The National Catholic Review

Cambridge, MA. This is Interfaith Awareness Week at Harvard, as part of World Interfaith Harmony Week; only in part by coincidence we have scheduled a rich variety of events at the Center for the Study of World Religions. After the week is over, I will reflect on some of what happened and I’ve learned during it, but for now, I would like to catch up on two testimonies to interfaith awareness that remind us how everything depends on the persons who make learning across religious boundaries — awareness, dialogue, comparative theology, however you express these matters. They are occasioned by the death last summer of Franz Josef Van Beeck, SJ, and in December, of Kenneth W. Morgan.

The first link is to The Elijah Interfaith Institute in Jerusalem. Take a look at the website, and you will see that its founder and director, Alon Goshen-Gottstein, has created a space and meeting point among religions that offers a remarkable witness to the importance of the sharing of faith and values across religious boundaries in small and practical ways. But I wish to call your attention to his moving reflection, posted several months back, on his friendship with Fr. Van Beeck, SJ.

Joep, as everyone called him, was a renowned theologian who taught for so many years at Boston College and then at Loyola University of Chicago and a prolific author and dynamic lecturer who, among his many writings, often returned to the ways we Christians can and must learn from Judaism and other faith traditions. Joep and Alon worked together on a number of projects over the years, and became good friends. Alon’s warm mention of his last visits to Joep testifies to their long friendship, and to the kind of spiritual exchange that manifests the deep and living bonds that do cross boundaries and bring religions closer to one another, however formidable the theological and institutional blocks may seem.

The other link I wish to offer you is from my own Center’s site, to the memorial we recently posted upon the death of Kenneth W. Morgan, the long-time Director of the interfaith Chapel House at Colgate University, and at 103, one of the very last links of the founding of CSWR in 1960. As the account at our site shows, his commitments too, like those of Joep, added up to a life-long commitment to learning, to finding common ground among diverse religious and secular views, all for the sake of a wisdom that came to fruition in the lives of his many students, and in institutions like Chapel House and CSWR.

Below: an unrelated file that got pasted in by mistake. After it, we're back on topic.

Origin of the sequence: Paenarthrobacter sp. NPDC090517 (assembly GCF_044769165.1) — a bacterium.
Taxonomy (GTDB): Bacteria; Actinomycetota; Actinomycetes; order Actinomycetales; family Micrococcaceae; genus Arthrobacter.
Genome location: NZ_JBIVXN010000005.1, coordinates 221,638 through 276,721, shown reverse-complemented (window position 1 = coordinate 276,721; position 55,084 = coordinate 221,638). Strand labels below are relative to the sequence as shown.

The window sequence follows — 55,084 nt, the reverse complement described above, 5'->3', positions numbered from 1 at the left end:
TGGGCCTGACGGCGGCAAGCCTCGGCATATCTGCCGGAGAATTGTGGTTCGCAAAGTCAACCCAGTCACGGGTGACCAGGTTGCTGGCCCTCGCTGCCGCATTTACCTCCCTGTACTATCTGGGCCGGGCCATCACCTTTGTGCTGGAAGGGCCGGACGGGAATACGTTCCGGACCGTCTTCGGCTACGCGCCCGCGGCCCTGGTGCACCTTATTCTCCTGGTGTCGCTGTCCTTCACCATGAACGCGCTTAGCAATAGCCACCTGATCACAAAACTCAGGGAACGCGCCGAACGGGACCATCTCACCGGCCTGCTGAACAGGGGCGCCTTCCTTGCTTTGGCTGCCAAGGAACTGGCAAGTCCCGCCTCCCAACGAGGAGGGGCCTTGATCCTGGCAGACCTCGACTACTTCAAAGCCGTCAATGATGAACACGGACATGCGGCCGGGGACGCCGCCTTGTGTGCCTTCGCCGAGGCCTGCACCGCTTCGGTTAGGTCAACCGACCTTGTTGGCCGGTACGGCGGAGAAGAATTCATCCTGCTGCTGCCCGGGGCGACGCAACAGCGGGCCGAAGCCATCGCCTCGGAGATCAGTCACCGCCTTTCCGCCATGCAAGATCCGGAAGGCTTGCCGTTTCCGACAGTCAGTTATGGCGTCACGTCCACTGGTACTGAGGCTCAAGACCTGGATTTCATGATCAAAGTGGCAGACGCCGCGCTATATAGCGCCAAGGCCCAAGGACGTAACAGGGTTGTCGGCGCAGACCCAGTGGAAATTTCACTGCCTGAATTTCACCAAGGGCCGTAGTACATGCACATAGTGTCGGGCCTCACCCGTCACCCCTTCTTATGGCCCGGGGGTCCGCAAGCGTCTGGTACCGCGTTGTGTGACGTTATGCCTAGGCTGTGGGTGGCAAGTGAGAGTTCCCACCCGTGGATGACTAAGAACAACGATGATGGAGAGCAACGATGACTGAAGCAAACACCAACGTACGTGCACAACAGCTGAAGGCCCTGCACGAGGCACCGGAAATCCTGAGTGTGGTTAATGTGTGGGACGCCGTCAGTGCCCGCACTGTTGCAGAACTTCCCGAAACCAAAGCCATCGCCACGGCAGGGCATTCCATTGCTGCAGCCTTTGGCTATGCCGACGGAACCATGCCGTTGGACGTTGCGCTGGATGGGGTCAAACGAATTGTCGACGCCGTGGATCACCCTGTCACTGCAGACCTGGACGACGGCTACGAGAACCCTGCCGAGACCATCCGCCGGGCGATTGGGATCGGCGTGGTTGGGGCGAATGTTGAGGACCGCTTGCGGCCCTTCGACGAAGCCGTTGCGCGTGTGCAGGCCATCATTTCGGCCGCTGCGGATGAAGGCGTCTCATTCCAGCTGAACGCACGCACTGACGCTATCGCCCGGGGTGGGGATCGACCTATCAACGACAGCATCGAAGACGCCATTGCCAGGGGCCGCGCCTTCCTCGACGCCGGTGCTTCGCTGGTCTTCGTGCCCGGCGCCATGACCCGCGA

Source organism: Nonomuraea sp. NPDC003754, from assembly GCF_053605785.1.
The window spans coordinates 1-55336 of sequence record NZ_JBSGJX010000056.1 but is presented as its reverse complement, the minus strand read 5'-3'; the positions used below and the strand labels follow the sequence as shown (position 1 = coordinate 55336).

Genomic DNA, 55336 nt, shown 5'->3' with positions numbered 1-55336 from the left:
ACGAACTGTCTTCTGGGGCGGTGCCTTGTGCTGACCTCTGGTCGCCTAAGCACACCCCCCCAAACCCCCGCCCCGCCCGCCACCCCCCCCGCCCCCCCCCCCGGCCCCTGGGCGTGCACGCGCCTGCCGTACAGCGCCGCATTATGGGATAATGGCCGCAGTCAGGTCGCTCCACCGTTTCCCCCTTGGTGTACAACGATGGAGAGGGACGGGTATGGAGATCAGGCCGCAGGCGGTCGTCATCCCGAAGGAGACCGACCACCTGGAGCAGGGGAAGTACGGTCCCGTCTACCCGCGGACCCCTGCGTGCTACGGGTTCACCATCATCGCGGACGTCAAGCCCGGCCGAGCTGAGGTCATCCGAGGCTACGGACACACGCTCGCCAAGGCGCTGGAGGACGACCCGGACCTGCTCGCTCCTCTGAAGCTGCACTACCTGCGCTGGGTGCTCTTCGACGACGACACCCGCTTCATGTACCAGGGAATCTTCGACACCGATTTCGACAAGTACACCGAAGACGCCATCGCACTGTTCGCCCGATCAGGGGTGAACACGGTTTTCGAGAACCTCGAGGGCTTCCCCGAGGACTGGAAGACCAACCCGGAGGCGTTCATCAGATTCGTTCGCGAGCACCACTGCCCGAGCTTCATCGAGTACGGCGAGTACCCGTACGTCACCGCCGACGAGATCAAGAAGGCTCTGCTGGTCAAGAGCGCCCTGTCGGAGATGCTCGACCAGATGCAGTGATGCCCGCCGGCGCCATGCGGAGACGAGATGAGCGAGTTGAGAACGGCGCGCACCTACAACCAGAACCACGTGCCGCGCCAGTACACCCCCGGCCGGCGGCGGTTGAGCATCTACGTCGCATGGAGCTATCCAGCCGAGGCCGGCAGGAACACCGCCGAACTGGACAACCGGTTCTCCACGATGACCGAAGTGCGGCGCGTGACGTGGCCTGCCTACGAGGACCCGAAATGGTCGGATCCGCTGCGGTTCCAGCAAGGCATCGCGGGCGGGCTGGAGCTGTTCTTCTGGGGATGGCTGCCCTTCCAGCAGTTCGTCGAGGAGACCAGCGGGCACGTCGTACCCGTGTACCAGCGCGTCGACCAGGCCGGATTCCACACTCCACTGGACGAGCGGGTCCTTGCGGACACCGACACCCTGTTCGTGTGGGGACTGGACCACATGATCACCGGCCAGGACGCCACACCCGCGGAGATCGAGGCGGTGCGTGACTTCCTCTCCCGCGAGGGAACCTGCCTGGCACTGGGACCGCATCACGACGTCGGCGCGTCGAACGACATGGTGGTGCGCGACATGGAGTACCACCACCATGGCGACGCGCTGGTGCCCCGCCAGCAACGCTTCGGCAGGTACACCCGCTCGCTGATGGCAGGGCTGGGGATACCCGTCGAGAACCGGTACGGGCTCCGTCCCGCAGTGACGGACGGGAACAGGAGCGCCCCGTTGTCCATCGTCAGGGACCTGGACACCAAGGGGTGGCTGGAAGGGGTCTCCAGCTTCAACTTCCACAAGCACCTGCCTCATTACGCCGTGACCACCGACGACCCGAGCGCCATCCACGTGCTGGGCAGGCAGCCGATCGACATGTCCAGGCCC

As readers of this blog know, I believe in the importance of study, theological investigation, and intellectual exchange, and am often enough lost in my books. But reflecting upon the stories told in these two links, I am happy to be able to remind you and me too, that it is in the long run, by commitments that add up to a whole way of life, and in the friendships we form across religious boundaries, that we best play our part in the great interreligious story of our times. Our world will be increasingly interconnected interreligiously, and no one has the power to stop the emerging dialogue; but we have to do it well, and live what we say. Figures like Joep Van Beeck, ever the lively seeker after the truth, and Kenneth Morgan, the wise teacher and builder of communities – and Alon Goshen-Gottstein too, in his on-going ministry – remind us that we should live in witness to the new dialogical reality, and at our best should make such witness a way of life that flourishes in friendships near and far. In the life and in the friendships, faith is made visible, tangible.

Comments

PJ Johnston | 2/7/2012 - 3:45am
It can sometimes be quite easy for theologians to find good friends from other traditions, and quite difficult to find friends within their own - a paradox of interfaith dialogue, perhaps.
NORMA NUNAG | 2/6/2012 - 12:42am
"In the life and in the friendships, faith is made visible, tangible."  Indeed!  Thank you for the piece, Fr. Clooney.